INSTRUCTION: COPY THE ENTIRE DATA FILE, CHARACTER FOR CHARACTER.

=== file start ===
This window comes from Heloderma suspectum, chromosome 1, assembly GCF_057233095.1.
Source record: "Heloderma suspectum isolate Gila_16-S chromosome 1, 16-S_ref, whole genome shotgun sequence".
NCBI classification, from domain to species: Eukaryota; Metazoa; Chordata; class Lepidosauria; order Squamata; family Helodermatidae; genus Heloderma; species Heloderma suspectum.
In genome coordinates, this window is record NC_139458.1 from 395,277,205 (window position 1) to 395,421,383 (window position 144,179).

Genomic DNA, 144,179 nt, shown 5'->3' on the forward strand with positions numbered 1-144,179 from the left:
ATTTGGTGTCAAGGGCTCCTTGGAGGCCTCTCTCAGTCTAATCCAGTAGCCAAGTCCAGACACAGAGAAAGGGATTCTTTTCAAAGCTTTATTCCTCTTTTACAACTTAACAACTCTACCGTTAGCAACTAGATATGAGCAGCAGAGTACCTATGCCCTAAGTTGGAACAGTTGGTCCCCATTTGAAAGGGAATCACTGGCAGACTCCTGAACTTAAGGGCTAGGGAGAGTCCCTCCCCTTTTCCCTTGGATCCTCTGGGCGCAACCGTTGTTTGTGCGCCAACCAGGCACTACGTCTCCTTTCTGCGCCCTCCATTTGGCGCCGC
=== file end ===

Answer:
This window comes from Heloderma suspectum, chromosome 1, assembly GCF_057233095.1.
Source record: "Heloderma suspectum isolate Gila_16-S chromosome 1, 16-S_ref, whole genome shotgun sequence".
NCBI classification, from domain to species: Eukaryota; Metazoa; Chordata; class Lepidosauria; order Squamata; family Helodermatidae; genus Heloderma; species Heloderma suspectum.
In genome coordinates, this window is record NC_139458.1 from 395,277,205 (window position 1) to 395,421,383 (window position 144,179).

Genomic DNA, 144,179 nt, shown 5'->3' on the forward strand with positions numbered 1-144,179 from the left:
ATTTGGTGTCAAGGGCTCCTTGGAGGCCTCTCTCAGTCTAATCCAGTAGCCAAGTCCAGACACAGAGAAAGGGATTCTTTTCAAAGCTTTATTCCTCTTTTACAACTTAACAACTCTACCGTTAGCAACTAGATATGAGCAGCAGAGTACCTATGCCCTAAGTTGGAACAGTTGGTCCCCATTTGAAAGGGAATCACTGGCAGACTCCTGAACTTAAGGGCTAGGGAGAGTCCCTCCCCTTTTCCCTTGGATCCTCTGGGCGCAACCGTTGTTTGTGCGCCAACCAGGCACTACGTCTCCTTTCTGCGCCCTCCATTTGGCGCCGC